Published at Wed, 06 Sep 2017 18:55:29 +0000
Eventually I figured out that the “good” eggs are the local ones found at the farmers’ market. I learned that in most cases pastured chickens not only roam free, but roam on a green, grassy field – or should we call it – a pasture! Unlike cows, chickens do well solely on grains, BUT they are much healthier animals if they eat some greens and bugs as well. And as I’ve shared before, “The diet of the animals we eat strongly influences the nutrient quality, and healthfulness of the food we get from them, whether it’s meat or milk or eggs. *”
Healthier chickens (defined by diet and living conditions) = more nutritious eggs!
So, for a couple years now we’ve been almost exclusively buying our eggs from the farmer’s market. And what I’ve noticed is that – no matter what type of grocery store eggs we compare them to – you can see the difference. The color of the yolks from truly pastured eggs are a vibrant orange versus the pale yellow you typically find. And when farmers’ market shopping there is no need to comprehend the different egg labels because you basically “shake the hand that feeds you” and can simply ask the farmer about the living conditions and diet of their chickens in addition to the use (or lack) of antibiotics.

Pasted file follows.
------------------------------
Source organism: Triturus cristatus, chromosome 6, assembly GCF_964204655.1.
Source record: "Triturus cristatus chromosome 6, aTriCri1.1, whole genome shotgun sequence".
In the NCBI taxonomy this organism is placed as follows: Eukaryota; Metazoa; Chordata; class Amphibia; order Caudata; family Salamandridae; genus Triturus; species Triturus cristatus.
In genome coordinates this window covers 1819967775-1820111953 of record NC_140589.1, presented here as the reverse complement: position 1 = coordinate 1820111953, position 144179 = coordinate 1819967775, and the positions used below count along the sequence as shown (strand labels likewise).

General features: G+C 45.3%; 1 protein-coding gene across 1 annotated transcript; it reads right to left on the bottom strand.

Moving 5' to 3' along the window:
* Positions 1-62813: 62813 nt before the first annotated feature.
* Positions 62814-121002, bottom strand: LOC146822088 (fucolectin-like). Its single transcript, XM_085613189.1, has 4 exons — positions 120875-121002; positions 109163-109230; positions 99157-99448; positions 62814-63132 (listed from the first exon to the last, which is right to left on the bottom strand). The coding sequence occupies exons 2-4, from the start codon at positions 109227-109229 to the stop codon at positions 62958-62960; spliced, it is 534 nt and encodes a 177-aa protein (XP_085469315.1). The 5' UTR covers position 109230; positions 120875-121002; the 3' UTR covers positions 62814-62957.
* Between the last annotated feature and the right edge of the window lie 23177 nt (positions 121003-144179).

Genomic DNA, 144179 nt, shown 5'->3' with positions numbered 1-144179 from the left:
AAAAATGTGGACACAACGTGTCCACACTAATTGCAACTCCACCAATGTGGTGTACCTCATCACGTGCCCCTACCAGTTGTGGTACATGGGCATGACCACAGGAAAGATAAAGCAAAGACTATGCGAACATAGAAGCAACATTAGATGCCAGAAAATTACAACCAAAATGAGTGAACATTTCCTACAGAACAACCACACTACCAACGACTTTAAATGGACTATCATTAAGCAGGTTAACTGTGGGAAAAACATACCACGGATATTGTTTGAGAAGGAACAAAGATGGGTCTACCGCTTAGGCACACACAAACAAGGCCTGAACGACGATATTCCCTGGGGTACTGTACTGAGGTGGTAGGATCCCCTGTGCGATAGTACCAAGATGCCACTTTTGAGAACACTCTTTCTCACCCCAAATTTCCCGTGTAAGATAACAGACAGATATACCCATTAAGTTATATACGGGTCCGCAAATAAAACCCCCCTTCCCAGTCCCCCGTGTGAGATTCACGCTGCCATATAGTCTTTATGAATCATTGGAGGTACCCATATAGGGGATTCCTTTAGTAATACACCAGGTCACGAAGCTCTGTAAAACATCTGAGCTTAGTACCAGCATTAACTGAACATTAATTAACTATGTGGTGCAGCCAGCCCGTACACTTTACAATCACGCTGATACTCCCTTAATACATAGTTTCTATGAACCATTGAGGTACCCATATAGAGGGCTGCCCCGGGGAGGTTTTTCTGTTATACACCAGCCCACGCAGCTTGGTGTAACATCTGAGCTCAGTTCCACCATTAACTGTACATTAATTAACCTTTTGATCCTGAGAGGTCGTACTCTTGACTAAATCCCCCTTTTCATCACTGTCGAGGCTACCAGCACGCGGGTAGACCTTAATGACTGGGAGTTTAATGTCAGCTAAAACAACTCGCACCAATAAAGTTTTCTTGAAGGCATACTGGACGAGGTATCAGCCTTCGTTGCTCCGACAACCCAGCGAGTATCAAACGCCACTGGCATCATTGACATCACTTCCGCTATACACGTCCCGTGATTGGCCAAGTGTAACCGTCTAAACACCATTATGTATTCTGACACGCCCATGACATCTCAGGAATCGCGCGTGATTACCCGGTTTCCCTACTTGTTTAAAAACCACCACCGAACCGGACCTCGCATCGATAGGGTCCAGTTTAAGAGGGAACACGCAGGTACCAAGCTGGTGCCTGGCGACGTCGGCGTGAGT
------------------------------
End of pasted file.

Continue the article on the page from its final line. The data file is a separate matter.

Farmer’s Market Egg vs. Organic Egg – 100 Days of Real Food
In an attempt to clear up some things, here is the low down on several frequent egg labels (based on information provided by the USDA and Humane Society). Read on to find out what the authorities terms what and what they mean precisely – if anything!
Egg Labels: What To Look For
I’ll never forget my first hunt to find “real” eggs back when we originally made our switch to real food. I’d read in Michael Pollan’s book, In Defense of Food, that “pastured” was the best egg tag to search for yet when I visited three different grocery stores in our area – including health food stores – everyone basically looked at me like I had three heads. So, I went back to my research just to make sure I was not confusing the term “pastured” with “pasteurized” (two similar sounding phrases with very different meanings!)
Source: Natural Foods